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Adaptive Behavior

Intellectual Disability


What is Adaptive Behavior?


Adaptive behavior is the collection of conceptual, social, and practical skills that all people learn in order to function in their daily lives:

  • Conceptual skills: literacy; self-direction; and concepts of number, money, and time
  • Social skills: interpersonal skills, social responsibility, self-esteem, gullibility, naïveté (i.e., wariness), social problem solving, following rules, obeying laws, and avoiding being victimized
  • Practical skills: activities of daily living (personal care), occupational skills, use of money, safety, health care, travel/transportation, schedules/routines, and use of the telephone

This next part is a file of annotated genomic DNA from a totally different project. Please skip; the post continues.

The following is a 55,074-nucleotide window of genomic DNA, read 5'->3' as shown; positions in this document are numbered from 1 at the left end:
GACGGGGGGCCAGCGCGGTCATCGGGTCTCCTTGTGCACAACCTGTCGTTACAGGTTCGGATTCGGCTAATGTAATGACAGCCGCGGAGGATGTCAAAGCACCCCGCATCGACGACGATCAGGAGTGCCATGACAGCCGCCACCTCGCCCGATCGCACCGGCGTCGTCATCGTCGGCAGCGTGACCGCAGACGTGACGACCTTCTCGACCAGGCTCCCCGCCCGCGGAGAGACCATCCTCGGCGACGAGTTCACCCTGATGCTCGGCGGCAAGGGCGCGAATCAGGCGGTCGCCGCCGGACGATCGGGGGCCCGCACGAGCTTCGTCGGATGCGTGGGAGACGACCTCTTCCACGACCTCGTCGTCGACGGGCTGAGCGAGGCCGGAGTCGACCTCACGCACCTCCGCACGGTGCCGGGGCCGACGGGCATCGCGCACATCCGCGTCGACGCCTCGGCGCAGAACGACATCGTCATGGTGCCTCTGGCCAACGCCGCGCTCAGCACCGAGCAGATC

Why is Adaptive Behavior an Important Concept?

Adaptive behavior is a different concept than intelligence. Adaptive behaviors are learned behaviors that reflect an individual's social and practical competence to meet the demands of everyday living.

To meet the demands of their environments, each person must learn a set of skills. As environments change, people must learn new skills in order continue to meet the environmental demands.

Making a phone (or video) call is an example of adaptive behavior that changed over time. The skills needed to make a call today are very different from the skills that were required 20 years ago.

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